Using computational models to understand CO2-rich fluid behaviour, photochemical reactions and high-temperature water reactions.

Wiseall, Christopher (2020) Using computational models to understand CO2-rich fluid behaviour, photochemical reactions and high-temperature water reactions. EngD thesis, University of Nottingham.

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This Thesis uses computational model development throughout to aid with the understanding of experimental results in two general areas: understanding phase behaviour of CO2-rich fluids and modelling of novel chemical reactions.

Chapter 1 the introduces experimental measurements that were carried out to measure the solubility of water in a 10% H2 + CO2 fluid mixture at 40 °C and above 8 MPa. The experimental results showed a continuation of the trend observed previously with pure CO2, 5% N2 + CO2 and 10% N2 + CO2, where the solubility of water was dependent on the density of the mixture. The experimental results carried out in this work, along with the previously reported results, including at 25 °C, were compared to those predicted by both the Advanced Peng-Robinson 1978 and SAFT-γ Mie Equations of State. The predicted water solubility was generally underestimated compared to experimental results, which was considered to be safer than an overestimation for any future pipeline network.

The minimal saturation limit was ca. 1500 ppm, which with a safety multiplier of 60%, suggested that water solubility limits of 1000 ppm lay above the previously suggested limits of 500 ppm. To be surer of this, experiments would need to be continued at lower temperatures, such as 10 °C, which are more likely to be found as pipeline operating conditions, especially in the UK.

A computational model of a pipeline was then used to investigate the effect of impurities on pipeline behaviours, such as pressure drop, which is a crucial measure in the development of a pipeline network. The presence of impurities was shown to have an effect on the pressure drop of a pipeline, with the identity of the impurity exhibiting a much less pronounced effect.

The pipeline model was then adapted to a smaller size to support a technique previously developed within the group to measure the phase behaviour of reactive mixtures, using an increased in pressure drop to indicate a phase change.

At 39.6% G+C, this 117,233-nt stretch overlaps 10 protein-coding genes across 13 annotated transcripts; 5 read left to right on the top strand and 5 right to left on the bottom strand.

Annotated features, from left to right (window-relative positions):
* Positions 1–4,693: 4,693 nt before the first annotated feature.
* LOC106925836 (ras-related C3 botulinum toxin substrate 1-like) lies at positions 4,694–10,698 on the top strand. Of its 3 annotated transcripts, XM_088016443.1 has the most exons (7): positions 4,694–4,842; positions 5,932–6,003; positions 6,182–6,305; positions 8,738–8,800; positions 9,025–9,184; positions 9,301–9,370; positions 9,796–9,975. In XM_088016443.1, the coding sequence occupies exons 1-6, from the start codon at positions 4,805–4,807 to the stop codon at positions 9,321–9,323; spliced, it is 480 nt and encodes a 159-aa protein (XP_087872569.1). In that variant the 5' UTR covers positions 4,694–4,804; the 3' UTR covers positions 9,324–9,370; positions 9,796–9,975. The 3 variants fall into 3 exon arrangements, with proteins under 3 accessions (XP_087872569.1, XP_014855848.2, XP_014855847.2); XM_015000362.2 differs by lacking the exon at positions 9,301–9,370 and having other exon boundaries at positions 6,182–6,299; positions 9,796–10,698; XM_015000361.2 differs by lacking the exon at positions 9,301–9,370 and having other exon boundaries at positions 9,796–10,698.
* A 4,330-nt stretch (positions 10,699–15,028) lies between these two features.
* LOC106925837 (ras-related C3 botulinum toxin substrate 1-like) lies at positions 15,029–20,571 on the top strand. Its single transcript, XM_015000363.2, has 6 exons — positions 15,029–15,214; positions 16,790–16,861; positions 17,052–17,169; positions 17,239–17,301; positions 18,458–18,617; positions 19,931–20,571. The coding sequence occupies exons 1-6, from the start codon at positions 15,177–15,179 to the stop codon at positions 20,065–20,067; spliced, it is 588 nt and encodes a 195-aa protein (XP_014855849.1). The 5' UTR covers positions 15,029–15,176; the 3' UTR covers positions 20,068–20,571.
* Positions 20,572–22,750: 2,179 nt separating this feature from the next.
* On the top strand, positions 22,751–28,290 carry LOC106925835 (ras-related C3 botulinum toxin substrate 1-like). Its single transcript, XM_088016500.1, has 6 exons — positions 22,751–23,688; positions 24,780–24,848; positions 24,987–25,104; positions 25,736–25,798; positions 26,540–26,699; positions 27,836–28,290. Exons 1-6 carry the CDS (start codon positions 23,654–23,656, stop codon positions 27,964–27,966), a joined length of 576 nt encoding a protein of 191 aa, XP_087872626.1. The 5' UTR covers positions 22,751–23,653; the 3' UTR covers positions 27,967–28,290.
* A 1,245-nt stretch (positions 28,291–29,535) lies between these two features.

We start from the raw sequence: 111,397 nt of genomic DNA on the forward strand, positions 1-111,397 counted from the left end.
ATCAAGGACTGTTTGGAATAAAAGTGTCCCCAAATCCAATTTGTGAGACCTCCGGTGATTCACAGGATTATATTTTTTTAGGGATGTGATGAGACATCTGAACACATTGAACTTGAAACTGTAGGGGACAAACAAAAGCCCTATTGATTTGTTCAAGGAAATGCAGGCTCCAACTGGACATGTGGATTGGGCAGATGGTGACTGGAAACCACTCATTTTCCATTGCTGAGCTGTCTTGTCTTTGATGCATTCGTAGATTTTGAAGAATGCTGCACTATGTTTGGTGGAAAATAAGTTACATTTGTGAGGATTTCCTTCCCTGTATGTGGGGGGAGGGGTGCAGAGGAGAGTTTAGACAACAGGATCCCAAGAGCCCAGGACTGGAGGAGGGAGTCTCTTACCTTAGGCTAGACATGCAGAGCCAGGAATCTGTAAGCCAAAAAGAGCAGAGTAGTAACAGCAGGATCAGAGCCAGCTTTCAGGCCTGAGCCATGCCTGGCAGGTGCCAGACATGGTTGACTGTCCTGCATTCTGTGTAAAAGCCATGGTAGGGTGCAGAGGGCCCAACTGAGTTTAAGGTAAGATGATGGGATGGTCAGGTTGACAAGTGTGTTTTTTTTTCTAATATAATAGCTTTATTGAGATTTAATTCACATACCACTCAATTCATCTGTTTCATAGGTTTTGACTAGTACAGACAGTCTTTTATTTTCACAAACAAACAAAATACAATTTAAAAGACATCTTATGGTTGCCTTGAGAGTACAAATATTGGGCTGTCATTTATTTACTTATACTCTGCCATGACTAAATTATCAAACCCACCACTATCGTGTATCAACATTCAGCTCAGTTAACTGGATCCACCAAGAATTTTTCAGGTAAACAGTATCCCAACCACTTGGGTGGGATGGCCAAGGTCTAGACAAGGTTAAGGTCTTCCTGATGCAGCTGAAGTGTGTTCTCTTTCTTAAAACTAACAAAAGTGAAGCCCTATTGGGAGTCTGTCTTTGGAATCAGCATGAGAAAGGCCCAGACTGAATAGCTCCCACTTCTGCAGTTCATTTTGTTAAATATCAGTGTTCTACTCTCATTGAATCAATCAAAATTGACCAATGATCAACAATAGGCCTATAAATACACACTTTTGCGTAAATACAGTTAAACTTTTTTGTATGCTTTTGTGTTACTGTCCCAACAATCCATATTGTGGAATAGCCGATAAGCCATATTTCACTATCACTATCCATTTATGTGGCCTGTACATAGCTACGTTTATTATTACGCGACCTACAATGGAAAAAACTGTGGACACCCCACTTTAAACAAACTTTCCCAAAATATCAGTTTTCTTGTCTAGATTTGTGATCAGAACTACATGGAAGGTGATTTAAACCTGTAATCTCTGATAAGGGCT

Within Chapter 2 both photochemistry and high-temperature water reactions are introduced before the process modelling and the mathematical techniques used throughout this Thesis are introduced in Chapter 3.

The models developed for photochemical reactions and photochemical reactors are introduced in Chapter 4. Although previously reported models of photochemical reactions were limited, the model developed in this work was shown to agree well. Maximum likelihood estimation was then used with the model to estimate the quantum yield of a number of reactions, assuming the lamp manufacturer’s light intensity was accurate. The quantum yields were then used to accurately predict further experimental results, outside of the experimental space used in the estimation.

The photochemical reactor models were then developed for the FEP tubular reactor and Vortex reactors, which were much more complex than the excimer flow and batch reactors. The Vortex reactor process model matched the Computational Fluid Dynamics model well, with the ability to predict the performance of reactions in the Vortex reactor.

Within Chapter 5 a high-temperature water reactor model was developed and used to model a multi-step reaction in two different reactors; a large-scale and small-scale reactor. Maximum likelihood estimation was used to estimate the kinetic parameters of the reactions, with a reparameterization of the Arrhenius equation and an optimisation algorithm used to reduce the correlation and uncertainty of parameters. The estimated kinetic parameters from the smaller reactor were then used to predict the performance of the larger reactor, which was a key aim of the model development.

The thermal reaction modelled in Chapter 5 was the second stage of a reaction modelled in the photochemical chapter. The daisy-chaining of these two reactions was then modelled with a possible equivalence of 2.5 kg per day being possible if the laboratory equipment was available. A future reactor was then designed using the reaction’s kinetics to optimise the yield, while reducing energy and material use.

Item Type: Thesis (University of Nottingham only) (EngD)
Supervisors: George, Michael
Poliakoff, Martyn
Keywords: Carbon capture and storage, Photochemistry, High-temperature water, Chemical engineering, Process engineering, Chemistry, Quantum yield, Parameter estimation, Pipelines, Reactor design
Subjects: Q Science > QD Chemistry > QD450 Physical and theoretical chemistry
Faculties/Schools: UK Campuses > Faculty of Engineering > Department of Chemical and Environmental Engineering
UK Campuses > Faculty of Science > School of Chemistry
Item ID: 60501
Depositing User: Wiseall, Christopher
Date Deposited: 31 Jul 2020 04:40
Last Modified: 14 Aug 2020 09:07

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